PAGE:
I admire writers who sucker me in, leading me down one path then distracting me while they change direction. That’s especially tricky with science fiction,which has narrow and clearly defined pathways to follow. However, Sean Eads proves to be a master of misdirection with The Survivors.
Just like the rest of the Earth, freelance journalist Craig Mencken (a nod to H.L. Mencken, perhaps?) has been invaded by aliens. But these aliens are not ray-gun toting, laser-beam shooting critters. Nor is their invasion violent. It’s more passive-aggressive than anything, with the aliens simply using their bulk to crowd into homes, offices, grocery stores and people’s apartments despite owners’ attempts to dislodge them. Of course, a Resistance springs up, headed by Mencken’s ex-boyfriend, Scott, determined to eradicate the aliens by violent means. But then come machines bent on demolishing our infrastructure, and the Earth is in serious trouble.
Eads begins this story with a lighthearted tone:
“The aliens had sex again in my bed last night, making a mess on the walls and ceiling. If I was just renting maybe I’d leave it alone, but goddamnit, I own this place. I also own the food they’ve been eating. A steady stream of televised scientists keeps insisting it’s unlikely they can digest our food, but I’ve looked in my refrigerator and can tell you the aliens handle cold pizza and Coors just fine.”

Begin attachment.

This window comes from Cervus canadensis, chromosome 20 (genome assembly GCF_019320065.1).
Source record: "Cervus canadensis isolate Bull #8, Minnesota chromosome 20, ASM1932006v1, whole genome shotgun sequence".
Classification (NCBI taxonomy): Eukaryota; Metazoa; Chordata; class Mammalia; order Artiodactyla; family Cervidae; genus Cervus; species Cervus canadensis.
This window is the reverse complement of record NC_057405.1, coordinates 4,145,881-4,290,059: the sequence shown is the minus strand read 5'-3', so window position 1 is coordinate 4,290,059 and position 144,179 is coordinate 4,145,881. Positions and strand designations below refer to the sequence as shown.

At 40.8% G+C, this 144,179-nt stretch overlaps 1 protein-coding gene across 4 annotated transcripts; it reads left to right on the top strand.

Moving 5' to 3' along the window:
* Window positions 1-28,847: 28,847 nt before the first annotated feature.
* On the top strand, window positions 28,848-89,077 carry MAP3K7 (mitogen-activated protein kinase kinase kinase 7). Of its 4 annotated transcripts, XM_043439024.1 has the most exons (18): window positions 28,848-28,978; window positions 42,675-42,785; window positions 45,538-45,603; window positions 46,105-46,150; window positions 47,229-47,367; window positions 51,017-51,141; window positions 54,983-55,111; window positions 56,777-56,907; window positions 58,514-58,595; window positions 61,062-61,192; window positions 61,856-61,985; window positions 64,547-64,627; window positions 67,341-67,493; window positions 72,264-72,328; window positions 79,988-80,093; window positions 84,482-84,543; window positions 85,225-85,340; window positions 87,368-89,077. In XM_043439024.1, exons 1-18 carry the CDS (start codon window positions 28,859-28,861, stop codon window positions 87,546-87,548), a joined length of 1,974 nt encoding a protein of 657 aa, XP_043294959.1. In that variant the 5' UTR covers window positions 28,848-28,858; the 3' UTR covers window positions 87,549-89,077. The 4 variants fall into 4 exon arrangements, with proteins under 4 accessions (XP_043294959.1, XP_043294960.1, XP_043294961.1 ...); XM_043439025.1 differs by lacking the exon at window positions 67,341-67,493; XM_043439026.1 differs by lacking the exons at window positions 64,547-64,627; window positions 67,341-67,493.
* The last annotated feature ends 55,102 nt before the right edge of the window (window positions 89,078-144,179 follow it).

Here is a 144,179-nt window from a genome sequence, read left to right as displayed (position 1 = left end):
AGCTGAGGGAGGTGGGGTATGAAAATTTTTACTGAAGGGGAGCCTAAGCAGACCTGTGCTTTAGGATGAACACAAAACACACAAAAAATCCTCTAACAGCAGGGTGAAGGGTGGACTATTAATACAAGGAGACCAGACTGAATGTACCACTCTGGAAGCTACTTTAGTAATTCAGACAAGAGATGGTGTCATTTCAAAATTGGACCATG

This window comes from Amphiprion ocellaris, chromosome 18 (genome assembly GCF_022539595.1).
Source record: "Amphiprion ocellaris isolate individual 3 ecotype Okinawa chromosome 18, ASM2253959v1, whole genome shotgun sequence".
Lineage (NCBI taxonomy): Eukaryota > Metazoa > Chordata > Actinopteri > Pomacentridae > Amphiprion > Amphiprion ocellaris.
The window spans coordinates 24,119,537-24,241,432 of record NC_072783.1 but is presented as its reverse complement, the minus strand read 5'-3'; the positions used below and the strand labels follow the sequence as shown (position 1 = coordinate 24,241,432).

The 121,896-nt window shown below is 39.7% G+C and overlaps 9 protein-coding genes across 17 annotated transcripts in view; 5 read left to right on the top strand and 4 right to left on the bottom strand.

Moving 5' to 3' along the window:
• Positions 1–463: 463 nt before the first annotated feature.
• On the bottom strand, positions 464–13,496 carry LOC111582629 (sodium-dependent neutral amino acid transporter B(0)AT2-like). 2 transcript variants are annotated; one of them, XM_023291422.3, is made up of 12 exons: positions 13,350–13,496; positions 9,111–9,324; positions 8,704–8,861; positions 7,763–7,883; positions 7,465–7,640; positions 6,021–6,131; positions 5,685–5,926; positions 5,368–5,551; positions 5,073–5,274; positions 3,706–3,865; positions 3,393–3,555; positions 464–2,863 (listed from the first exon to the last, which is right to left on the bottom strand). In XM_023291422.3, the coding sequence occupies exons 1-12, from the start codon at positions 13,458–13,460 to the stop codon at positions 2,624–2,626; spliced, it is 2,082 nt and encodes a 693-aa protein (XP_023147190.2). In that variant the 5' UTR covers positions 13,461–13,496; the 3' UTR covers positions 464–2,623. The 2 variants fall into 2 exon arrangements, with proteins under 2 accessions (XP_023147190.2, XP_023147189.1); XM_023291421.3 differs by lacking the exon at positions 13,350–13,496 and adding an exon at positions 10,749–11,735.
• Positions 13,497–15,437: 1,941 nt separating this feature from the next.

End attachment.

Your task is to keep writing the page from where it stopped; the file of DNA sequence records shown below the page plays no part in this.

Fine. I settle back for a giggle amidst the invasion thinking how great this story is going to taste with its tongue in its cheek—and the first quarter or so is pretty damn funny. But the humor is eventually enveloped by a far darker mood. About the time Scott and The Company begin night-time raids shooting, hanging and beating aliens to death with baseball bats, recruiting Mencken in a scary initiation ritual, it’s clear Eads has more in store for the reader than a romp through the galaxy.
And what delicious changes he takes us through. Mencken and his ex-boyfriend morph from cute guys to desperate freedom fighters to resigned invadees as the aliens continue their Ghandi-like takeover. And the aliens, even though they’re the enemy, gain a stoic nobility as they roll over us with bulk and numbers. I can’t tell anything else about the plot for fear of giving things away, but you won’t be disappointed.
Eads’ characters, especially Mencken and the female alien who communicates with him, are deep and fully formed, and his prose can make you chuckle as well as inspire awe and fear. His style is so accomplished, it’s hard to believe this is his debut novel. The concept is unique and his follow-through is nothing less than grand—making trenchant points about the needs of the many versus the needs of the individual, our capacity for violence, and what, exactly, survival entails. And you won’t soon forget the ending.
The Survivors is good fun that winds up being a great read.
©, 2012, Jerry Wheeler